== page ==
Will an Inverted Yield Curve Predict the Next Recession…Again - September 2015
Making forecasts Will an inverted yield curve predict the next recession … again? by Will McIntosh, Mark Fitzgerald and John Kirk
“ I f I knew that, I would be on my yacht right now!” is the common cry from researchers when asked to predict the next recession. For decades, even the most astute forecasters have struggled to foresee economic downturns. In 1929, the Harvard Economic Society famously declared a depression was “outside the range of probability,” and shortly thereafter, the U.S. economy sank into the deepest depression on record. Similarly, a 2007 survey by Blue Chip Economic Indicators projected 2.2 percent GDP growth in 2008; instead, the econ- omy declined –0.3 percent. This is not to say forecasting is futile; in fact, there is significant merit in developing a strategic economic outlook. Unfortunately, many recession indicators tend to be unreliable. One signal, how- ever, has foreshadowed the previous seven U.S.
recessions. For many interest rate watchers, the yield curve inversion has become synonymous with eco- nomic slumps, which raises the question: Can we count on the inverted yield curve to be a leading indicator of the next recession? What is an inverted yield curve? The most commonly cited yield curve compares U.S. Treasury rates across various durations. (For this article, we define the yield curve spread as the difference between the 10-year Treasury rate and the three-month Treasury rate.) In most mar- ket environments, the curve is positively sloped, with longer-term bonds having higher yields than shorter-term bonds, consistent with the liquidity preference theory of the term structure of inter- est rates, which essentially states investors require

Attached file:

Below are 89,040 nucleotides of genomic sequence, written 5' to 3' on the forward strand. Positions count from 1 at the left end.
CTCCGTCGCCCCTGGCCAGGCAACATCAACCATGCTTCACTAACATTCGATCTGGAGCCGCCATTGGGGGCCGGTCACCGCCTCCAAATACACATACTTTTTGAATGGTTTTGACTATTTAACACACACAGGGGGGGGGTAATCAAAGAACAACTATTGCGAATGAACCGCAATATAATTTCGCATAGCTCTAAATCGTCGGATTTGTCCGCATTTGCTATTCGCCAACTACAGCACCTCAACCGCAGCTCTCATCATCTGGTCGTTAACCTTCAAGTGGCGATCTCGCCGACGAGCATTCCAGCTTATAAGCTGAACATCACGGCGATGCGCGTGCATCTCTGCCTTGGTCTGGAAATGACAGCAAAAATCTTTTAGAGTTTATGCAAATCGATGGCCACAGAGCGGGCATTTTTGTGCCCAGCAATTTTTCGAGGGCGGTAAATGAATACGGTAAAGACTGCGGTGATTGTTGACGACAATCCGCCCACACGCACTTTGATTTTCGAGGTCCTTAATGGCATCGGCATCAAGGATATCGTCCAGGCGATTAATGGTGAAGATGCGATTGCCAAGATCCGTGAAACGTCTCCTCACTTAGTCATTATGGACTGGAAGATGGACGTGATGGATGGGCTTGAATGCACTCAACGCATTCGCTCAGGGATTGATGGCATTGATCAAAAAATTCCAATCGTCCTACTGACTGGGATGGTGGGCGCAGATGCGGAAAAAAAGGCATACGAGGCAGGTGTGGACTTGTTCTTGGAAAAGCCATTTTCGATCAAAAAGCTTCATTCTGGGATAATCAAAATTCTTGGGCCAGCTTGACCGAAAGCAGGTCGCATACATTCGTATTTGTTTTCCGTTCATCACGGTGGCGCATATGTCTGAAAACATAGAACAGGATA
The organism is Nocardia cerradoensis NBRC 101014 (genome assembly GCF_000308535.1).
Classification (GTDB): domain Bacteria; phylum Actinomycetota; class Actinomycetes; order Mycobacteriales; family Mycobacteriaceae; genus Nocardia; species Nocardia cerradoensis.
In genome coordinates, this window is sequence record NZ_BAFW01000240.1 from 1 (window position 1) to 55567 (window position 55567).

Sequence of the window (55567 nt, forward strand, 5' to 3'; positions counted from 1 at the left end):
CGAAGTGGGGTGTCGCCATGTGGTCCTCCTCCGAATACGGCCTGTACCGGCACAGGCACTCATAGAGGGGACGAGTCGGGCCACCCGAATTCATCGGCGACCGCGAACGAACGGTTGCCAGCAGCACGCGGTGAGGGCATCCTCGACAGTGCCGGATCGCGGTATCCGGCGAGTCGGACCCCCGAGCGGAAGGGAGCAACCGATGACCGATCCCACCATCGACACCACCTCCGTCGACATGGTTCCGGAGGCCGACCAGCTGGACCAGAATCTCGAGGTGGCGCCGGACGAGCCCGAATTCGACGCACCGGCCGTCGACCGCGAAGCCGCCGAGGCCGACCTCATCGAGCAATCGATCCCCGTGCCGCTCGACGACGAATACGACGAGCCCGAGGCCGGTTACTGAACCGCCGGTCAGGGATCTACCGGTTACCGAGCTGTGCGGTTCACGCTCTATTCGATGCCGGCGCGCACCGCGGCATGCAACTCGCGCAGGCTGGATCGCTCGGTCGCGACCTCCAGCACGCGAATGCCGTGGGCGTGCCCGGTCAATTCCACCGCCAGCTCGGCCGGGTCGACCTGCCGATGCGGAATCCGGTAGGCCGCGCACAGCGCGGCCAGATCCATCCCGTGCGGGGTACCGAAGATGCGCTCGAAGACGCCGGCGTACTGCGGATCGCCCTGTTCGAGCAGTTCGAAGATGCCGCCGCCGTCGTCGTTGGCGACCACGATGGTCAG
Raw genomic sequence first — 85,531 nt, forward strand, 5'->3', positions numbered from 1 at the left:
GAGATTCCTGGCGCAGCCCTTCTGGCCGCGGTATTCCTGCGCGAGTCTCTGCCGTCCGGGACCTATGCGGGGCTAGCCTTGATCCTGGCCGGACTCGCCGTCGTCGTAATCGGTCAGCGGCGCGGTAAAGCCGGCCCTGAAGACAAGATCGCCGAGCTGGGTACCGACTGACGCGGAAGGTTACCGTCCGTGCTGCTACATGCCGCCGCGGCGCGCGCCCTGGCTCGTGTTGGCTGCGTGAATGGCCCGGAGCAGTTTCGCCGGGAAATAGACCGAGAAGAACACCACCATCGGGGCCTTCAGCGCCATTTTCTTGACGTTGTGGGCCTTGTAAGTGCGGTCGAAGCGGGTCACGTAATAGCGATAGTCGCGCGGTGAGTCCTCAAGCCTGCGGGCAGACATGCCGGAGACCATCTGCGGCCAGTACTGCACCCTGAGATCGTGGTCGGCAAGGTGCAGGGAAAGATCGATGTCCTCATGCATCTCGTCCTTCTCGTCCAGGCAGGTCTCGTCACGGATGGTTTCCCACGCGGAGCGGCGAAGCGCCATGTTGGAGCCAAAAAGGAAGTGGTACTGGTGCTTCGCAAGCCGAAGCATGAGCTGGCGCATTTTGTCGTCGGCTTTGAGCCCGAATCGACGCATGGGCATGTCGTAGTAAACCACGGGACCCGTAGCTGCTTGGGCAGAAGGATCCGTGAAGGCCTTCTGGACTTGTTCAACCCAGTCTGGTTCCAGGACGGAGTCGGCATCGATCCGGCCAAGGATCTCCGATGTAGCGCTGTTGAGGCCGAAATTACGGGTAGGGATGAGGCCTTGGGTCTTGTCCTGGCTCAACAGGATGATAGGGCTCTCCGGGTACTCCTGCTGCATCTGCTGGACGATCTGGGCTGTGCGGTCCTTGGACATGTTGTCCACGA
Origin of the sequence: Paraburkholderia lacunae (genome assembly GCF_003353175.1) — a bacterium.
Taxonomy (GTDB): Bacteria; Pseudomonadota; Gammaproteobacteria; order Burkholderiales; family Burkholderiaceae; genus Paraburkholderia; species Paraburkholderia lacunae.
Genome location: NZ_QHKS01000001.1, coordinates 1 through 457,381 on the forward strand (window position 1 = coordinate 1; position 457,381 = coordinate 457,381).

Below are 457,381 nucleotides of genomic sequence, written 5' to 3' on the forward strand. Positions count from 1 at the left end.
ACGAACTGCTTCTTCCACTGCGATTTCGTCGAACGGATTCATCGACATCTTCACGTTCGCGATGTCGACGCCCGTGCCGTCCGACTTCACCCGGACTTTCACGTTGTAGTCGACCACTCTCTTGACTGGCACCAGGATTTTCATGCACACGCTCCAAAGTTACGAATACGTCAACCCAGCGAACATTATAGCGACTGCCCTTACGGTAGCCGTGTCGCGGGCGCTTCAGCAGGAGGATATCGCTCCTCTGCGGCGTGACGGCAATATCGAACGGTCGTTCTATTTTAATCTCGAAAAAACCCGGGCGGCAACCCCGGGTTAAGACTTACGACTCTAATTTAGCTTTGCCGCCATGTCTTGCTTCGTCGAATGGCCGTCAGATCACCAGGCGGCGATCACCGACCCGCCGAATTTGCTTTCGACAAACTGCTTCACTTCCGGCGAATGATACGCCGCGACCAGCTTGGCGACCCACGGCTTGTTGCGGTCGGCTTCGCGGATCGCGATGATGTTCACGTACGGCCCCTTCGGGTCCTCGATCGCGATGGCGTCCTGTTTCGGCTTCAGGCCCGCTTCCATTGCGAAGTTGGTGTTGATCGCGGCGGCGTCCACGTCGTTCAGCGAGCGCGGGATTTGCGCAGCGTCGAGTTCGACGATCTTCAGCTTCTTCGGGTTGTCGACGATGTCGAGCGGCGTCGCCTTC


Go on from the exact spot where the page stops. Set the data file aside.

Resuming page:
AMERICAS | 67 | SEPTEMBER 2015
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